From the debate that the Senate has conducted this past month, you would not know it.  During this debate, some on the other side of the aisle have mischaracterized the bill before us.  Some on the other side of the aisle have set about a systematic campaign to demonize this bill.  Through bare assertion alone, with the thinnest connection to fact, they have sought to vilify our work.  If one listened to their assertions alone, one would not recognize the bill before us.

And so, let me, quite simply, state the facts.

Some on the other side of the aisle assert that this bill is a Government takeover of health care.  The fact is that the nonpartisan Congressional Budget Office says that this bill would reduce the Government’s fiscal role in health care.  Just 3 days ago, CBO wrote, and I quote:“CBO expects that the proposal would generate a reduction in the federal budgetary commitment to health care during the decade following the 10-year budget window.”

Some on the other side of the aisle assert that this bill would add to our Nation’s burden of debt.  The fact is that the nonpartisan Congressional Budget Office says that this bill would reduce the deficit by $132 billion in the first 10 years and by between $650 billion and $1.3 trillion in the second 10 years.  The fact is that this is the most serious deficit reduction effort in more than a decade.

Some on the other side of the aisle assert that this bill would harm Medicare.  The fact is that Medicare’s independent Actuary says that this bill would extend the life of Medicare by 9 years.  The fact is that this is the most responsible effort to shore up Medicare in more than a decade.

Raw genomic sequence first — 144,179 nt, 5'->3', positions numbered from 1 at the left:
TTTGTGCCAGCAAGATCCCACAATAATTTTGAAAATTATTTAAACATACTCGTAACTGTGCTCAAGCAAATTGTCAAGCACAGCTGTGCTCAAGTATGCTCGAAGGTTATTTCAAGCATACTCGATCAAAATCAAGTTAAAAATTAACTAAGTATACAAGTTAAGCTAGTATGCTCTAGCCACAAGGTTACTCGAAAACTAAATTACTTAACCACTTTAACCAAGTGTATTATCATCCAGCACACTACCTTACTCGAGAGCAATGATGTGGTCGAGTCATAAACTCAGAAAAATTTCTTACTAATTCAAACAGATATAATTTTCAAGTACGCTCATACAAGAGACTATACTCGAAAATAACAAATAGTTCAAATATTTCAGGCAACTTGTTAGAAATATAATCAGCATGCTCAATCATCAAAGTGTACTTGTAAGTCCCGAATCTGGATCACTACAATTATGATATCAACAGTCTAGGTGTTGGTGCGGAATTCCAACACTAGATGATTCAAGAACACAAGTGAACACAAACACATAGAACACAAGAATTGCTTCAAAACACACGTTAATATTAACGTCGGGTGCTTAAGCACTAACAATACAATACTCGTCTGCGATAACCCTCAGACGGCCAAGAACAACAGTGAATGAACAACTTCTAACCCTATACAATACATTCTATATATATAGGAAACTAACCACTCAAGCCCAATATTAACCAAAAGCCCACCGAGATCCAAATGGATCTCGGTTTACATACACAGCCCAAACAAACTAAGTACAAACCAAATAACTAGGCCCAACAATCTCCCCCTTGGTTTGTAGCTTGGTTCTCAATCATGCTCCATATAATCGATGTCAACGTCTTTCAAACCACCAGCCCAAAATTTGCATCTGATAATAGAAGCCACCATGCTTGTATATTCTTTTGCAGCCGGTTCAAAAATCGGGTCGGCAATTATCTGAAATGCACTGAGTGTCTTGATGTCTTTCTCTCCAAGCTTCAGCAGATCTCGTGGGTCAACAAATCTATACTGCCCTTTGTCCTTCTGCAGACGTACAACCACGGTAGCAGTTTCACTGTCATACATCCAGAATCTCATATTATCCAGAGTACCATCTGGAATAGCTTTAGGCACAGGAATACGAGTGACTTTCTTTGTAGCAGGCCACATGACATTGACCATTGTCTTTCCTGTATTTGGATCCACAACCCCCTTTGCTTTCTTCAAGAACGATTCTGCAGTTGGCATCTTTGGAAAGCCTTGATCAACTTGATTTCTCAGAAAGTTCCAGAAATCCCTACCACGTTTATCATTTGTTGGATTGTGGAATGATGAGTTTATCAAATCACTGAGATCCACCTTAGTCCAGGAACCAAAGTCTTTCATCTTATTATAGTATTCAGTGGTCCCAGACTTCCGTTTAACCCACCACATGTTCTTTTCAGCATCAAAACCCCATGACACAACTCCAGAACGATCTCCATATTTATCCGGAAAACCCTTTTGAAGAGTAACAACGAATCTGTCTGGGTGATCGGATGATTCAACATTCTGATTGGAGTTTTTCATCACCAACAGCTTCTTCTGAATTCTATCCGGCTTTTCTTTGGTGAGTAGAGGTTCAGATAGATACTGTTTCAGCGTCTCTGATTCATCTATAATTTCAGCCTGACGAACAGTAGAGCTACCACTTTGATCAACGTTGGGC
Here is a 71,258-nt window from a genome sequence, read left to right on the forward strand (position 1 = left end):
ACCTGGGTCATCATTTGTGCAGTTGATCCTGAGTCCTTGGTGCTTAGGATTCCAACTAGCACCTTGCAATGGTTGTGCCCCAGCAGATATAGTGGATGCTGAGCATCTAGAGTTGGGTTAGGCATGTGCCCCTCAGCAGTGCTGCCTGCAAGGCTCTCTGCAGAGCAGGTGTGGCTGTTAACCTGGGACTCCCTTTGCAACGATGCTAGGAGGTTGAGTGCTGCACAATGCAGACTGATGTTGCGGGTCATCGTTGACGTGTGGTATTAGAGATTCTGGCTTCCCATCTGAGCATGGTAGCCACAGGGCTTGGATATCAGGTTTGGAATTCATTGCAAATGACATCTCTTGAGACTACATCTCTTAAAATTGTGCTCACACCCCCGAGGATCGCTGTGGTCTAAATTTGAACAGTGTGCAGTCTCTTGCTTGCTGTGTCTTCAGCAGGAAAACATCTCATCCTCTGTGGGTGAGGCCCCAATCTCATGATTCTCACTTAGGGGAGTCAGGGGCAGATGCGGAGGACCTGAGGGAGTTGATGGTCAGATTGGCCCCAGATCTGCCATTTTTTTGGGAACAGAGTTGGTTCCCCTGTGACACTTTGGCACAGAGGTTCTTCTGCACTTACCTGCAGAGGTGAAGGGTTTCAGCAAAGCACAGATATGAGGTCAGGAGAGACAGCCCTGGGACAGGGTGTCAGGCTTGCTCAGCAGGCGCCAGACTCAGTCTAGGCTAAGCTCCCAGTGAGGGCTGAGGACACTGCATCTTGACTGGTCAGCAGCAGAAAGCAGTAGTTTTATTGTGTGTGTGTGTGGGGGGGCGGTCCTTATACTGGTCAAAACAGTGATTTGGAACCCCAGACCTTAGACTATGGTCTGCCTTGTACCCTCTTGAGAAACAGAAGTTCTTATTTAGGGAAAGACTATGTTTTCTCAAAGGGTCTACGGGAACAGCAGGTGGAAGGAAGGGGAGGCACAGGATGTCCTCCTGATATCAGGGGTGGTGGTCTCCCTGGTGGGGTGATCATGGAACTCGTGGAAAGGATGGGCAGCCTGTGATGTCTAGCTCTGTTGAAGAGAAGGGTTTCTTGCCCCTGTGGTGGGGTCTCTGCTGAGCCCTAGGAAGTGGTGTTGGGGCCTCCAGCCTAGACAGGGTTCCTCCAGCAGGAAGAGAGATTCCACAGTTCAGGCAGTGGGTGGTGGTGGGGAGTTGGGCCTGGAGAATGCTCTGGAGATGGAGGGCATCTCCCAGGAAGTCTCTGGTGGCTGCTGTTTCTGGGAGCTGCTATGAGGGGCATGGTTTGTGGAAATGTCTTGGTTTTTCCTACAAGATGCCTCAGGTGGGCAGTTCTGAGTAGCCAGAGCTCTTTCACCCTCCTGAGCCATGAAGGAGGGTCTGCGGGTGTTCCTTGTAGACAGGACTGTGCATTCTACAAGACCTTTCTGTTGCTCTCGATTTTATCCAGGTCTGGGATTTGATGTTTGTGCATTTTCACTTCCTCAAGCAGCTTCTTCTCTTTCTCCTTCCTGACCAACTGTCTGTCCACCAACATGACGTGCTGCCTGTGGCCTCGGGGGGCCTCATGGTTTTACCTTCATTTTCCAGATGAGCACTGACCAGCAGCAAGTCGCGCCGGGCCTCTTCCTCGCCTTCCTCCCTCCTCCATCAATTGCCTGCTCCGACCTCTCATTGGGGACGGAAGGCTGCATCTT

Some on the other side of the aisle assert that this bill does not do enough to ensure the uninsured.  The fact is that the nonpartisan Congressional Budget Office says that this bill would extend access to health care to 31 million Americans who otherwise would have to go without.  The fact is that CBO says, and I quote: “the share of legal nonelderly residents with insurance coverage would rise from about 83 percent currently to about 94 percent.”

Nothing that Senators on the other side of the aisle have proposed would come close.  CBO estimated that the Republican substitute offered in the House of Representatives would have extended coverage to just 3 million people.  The fact is that CBO says of that plan, and I quote: “The share of legal nonelderly residents with insurance coverage in 2019 would be about 83 percent, roughly in line with the current share.”

I would cite the facts about the Republican substitute in the Senate.  But the fact is that there is no Republican substitute.

Some on the other side of the aisle assert that they simply prefer a more modest reform of health care.  The fact is that the Republicans controlled the Senate from 1995 to 2001 and from 2003 to 2006.  The fact is that before they took control, in 1994, 36 million Americans, 15.8 percent of non-elderly Americans were without health insurance coverage.  In the last year of their control, in 2006, nearly 47 million Americans, 17.8 percent of non-elderly Americans were without health insurance coverage.  The legacy of Republican control was 10 million more Americans uninsured.

Some on the other side of the aisle say that we are moving too fast.  The fact is that it was 1912 when former President Theodore Roosevelt first made national health insurance part of the Progressive Party’s campaign platform.  The fact is that people of good will have been working at this for nearly a century.